Monica P. Navarro would like you to flip the script—or maybe even tear it up. The assistant general counsel for the Americas at the Freudenberg Group moved from her native Colombia to pursue a legal career at eighteen, and she has repeatedly learned how often people are underestimated because of their accents.
As a fully tenured professor at Western Michigan University Cooley Law School, Navarro received an anonymous student evaluation written in all caps that said only: “SPEAK ENGLISH.”
“This wasn’t an isolated incident,” Navarro admits wearily (in very clear and precise English). “Those kinds of experiences can make people settle into becoming the expectations others create for them. It can lead them to blaming these biases for their station in life. I call it the Script of Discontent. I tell people you have to do your own thing and do it well. Rip up that script.”
Navarro’s desire to help Latinos rise above stereotypes and low expectations has played out both in her professional life and in her dedication to volunteering her time with multiple organizations.
Navarro wrote her own script, becoming the first lawyer in her family and building a career in healthcare law—a field that she barely knew existed in law school. Healthcare law would provide the entry into corporate and business law that would lead Navarro to the Freudenberg Group, a leading international conglomerate that manufactures everything from automotive, aerospace, and other industrial materials and components to medical devices.
Freudenberg’s wide portfolio and global presence drew Navarro to the company, where she was hired as senior counsel in 2016. Her success in that role led to her recent promotion to assistant general counsel Americas, where the lawyer’s purview will extend to the better part of the Western Hemisphere.
“That breadth of work has always been an attraction for me,” Navarro explains. “But there are two other reasons that have made Freudenberg a good match for me.”
Navarro adds that the company’s commitment to both DEI and sustainability are perfectly aligned with her own personal mission. From a diversity perspective, the lawyer says, it just makes good sense that a global company would value diversity at such a high level. She describes Freudenberg as a great example of a company that recognizes her cultural competence, her language skills, and her international orientation as differentiators to an already outstanding legal skill set.
“I work at a place where people from all backgrounds are welcome and embraced,” Navarro says. “It’s real and measurable in a way that’s reflected in the respect that people exhibit toward each other here.”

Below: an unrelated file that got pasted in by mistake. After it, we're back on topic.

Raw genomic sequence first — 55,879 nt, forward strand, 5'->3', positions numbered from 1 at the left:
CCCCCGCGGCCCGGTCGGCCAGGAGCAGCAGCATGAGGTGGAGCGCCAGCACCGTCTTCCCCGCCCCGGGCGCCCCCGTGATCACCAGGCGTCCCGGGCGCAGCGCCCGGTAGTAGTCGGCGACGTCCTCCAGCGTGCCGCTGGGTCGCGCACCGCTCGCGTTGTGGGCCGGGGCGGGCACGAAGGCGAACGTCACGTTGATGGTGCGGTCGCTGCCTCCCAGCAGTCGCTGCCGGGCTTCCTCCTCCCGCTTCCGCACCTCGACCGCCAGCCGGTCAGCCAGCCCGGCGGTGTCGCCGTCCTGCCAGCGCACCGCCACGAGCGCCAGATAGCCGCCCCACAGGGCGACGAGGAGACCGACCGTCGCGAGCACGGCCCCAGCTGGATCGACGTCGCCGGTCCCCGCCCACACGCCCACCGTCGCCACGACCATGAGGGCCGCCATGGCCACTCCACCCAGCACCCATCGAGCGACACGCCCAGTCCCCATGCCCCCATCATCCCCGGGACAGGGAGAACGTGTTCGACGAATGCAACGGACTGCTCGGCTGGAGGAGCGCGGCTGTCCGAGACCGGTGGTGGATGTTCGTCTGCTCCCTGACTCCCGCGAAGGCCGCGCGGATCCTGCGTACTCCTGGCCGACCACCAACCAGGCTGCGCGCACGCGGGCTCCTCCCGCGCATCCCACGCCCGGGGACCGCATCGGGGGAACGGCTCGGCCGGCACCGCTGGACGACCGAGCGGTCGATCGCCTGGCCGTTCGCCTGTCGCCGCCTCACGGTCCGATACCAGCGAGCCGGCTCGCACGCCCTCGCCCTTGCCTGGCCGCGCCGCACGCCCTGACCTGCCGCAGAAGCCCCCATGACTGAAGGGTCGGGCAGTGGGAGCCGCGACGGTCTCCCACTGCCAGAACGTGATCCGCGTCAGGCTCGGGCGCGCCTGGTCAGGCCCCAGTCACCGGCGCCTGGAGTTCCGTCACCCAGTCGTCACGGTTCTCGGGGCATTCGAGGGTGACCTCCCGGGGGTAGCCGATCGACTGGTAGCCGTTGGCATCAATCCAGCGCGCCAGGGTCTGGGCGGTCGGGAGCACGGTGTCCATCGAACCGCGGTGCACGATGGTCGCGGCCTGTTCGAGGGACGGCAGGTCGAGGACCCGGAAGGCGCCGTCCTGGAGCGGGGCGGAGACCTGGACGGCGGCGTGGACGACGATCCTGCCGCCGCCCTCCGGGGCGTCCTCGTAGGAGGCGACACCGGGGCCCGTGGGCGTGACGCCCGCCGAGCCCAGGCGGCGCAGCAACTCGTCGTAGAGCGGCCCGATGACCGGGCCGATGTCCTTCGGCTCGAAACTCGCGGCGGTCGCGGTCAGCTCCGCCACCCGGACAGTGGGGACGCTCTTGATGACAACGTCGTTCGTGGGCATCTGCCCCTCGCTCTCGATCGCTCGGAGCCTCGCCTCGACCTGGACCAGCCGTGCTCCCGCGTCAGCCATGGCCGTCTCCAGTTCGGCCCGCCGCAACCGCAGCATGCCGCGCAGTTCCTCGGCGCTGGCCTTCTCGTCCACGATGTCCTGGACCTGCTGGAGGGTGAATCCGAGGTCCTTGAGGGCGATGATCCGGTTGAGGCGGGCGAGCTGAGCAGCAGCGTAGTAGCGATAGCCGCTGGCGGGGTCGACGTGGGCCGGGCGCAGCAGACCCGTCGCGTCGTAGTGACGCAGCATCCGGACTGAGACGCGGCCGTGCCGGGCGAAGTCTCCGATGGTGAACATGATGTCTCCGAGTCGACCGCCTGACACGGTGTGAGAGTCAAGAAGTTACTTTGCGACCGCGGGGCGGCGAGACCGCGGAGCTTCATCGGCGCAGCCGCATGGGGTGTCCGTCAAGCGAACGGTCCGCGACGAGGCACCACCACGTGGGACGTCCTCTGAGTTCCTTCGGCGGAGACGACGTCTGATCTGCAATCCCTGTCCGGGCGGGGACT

Additionally, Navarro says, Freudenberg’s continuing path towards broader sustainability is one that she’s committed to supporting. The company is operational in more than sixty countries and is committed to complying with the most stringent of environmental standards. Freudenberg aims to be climate-neutral by 2045 and its extensive sustainability efforts are evident via Freudenberg’s website. By reducing the energy consumption and emissions of its products, the company can have a two-fold impact on its sustainability efforts both from within the company and beyond.
That impact is important to Navarro, because it’s precisely what she personally aims to accomplish outside her day job as well as in it. She’s been involved with an impressive list of organizations, including the State Bar of Michigan, the Oakland County Bar Association, the American Bar Association, and the Hispanic Bar Association of Michigan (HBAM). Through HBAM, she is helping promote diversity in the legal profession: the fact that only a small percentage of Latinos become attorneys is yet another script Navarro wants to flip.
“Lawyers are the policymakers,” Navarro explains. “If you have underrepresentation in the policy-making space, that has huge social justice implications for Hispanics.”
Navarro says HBAM is engaged on multiple fronts, both directly and indirectly. The organization funds scholarships for Hispanic students while also mentoring Latino students from high school all the way through their law school graduation. The organization is conducting a moot court competition for high school students in Detroit, giving them a chance to interact with Hispanic lawyers.
“These are kids who have maybe never thought about law school or their futures at all,” Navarro explains. “It’s a chance for us to be of service to our Hispanic community and hopefully be a mentor for the next generation of leaders.”
Navarro aspires to help Latinos live up to the potential she sees for them. “I look at my ethnicity as my superpower,” she says. “It’s what made me hungry to succeed and what has allowed me to be successful in a global company. Recognize your own secret power. Those things that make you unique can make you an asset. Don’t get bitter. Get better.”
Shook, Hardy & Bacon LLP: ”Monica understands the importance of collaboration and routinely provides us her industry knowledge and prospective. Together, we find creative solutions. Her dynamic personality and communication prowess contribute to an enviable relationship as we maneuver and stay ahead of business and legal challenges.” —Jennise W. Stubbs, Partner